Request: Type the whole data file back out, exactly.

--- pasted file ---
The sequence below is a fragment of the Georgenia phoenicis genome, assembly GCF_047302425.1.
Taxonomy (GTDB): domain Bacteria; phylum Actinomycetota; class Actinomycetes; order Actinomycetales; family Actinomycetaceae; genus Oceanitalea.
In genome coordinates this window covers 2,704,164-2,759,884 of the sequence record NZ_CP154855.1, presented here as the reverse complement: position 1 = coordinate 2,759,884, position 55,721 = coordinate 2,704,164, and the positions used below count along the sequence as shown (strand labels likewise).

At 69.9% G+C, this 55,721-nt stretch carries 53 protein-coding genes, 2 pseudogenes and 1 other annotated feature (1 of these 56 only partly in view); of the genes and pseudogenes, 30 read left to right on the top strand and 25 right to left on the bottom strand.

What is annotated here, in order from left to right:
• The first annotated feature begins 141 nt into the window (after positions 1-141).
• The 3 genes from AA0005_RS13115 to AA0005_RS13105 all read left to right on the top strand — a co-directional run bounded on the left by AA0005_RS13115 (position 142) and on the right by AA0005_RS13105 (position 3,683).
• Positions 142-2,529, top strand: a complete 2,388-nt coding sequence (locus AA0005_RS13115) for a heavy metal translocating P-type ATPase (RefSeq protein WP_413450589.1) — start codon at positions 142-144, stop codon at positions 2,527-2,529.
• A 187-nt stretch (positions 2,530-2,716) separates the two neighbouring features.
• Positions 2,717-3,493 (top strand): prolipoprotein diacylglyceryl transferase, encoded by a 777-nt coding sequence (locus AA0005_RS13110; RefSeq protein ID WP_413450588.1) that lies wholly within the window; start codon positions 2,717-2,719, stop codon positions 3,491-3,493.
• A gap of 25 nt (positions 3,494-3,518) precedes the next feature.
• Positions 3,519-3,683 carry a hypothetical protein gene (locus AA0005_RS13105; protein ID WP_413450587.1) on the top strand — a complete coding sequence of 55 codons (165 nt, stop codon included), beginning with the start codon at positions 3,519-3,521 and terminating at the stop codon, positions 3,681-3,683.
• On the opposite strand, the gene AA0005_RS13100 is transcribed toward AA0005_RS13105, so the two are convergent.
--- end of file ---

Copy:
The sequence below is a fragment of the Georgenia phoenicis genome, assembly GCF_047302425.1.
Taxonomy (GTDB): domain Bacteria; phylum Actinomycetota; class Actinomycetes; order Actinomycetales; family Actinomycetaceae; genus Oceanitalea.
In genome coordinates this window covers 2,704,164-2,759,884 of the sequence record NZ_CP154855.1, presented here as the reverse complement: position 1 = coordinate 2,759,884, position 55,721 = coordinate 2,704,164, and the positions used below count along the sequence as shown (strand labels likewise).

At 69.9% G+C, this 55,721-nt stretch carries 53 protein-coding genes, 2 pseudogenes and 1 other annotated feature (1 of these 56 only partly in view); of the genes and pseudogenes, 30 read left to right on the top strand and 25 right to left on the bottom strand.

What is annotated here, in order from left to right:
• The first annotated feature begins 141 nt into the window (after positions 1-141).
• The 3 genes from AA0005_RS13115 to AA0005_RS13105 all read left to right on the top strand — a co-directional run bounded on the left by AA0005_RS13115 (position 142) and on the right by AA0005_RS13105 (position 3,683).
• Positions 142-2,529, top strand: a complete 2,388-nt coding sequence (locus AA0005_RS13115) for a heavy metal translocating P-type ATPase (RefSeq protein WP_413450589.1) — start codon at positions 142-144, stop codon at positions 2,527-2,529.
• A 187-nt stretch (positions 2,530-2,716) separates the two neighbouring features.
• Positions 2,717-3,493 (top strand): prolipoprotein diacylglyceryl transferase, encoded by a 777-nt coding sequence (locus AA0005_RS13110; RefSeq protein ID WP_413450588.1) that lies wholly within the window; start codon positions 2,717-2,719, stop codon positions 3,491-3,493.
• A gap of 25 nt (positions 3,494-3,518) precedes the next feature.
• Positions 3,519-3,683 carry a hypothetical protein gene (locus AA0005_RS13105; protein ID WP_413450587.1) on the top strand — a complete coding sequence of 55 codons (165 nt, stop codon included), beginning with the start codon at positions 3,519-3,521 and terminating at the stop codon, positions 3,681-3,683.
• On the opposite strand, the gene AA0005_RS13100 is transcribed toward AA0005_RS13105, so the two are convergent.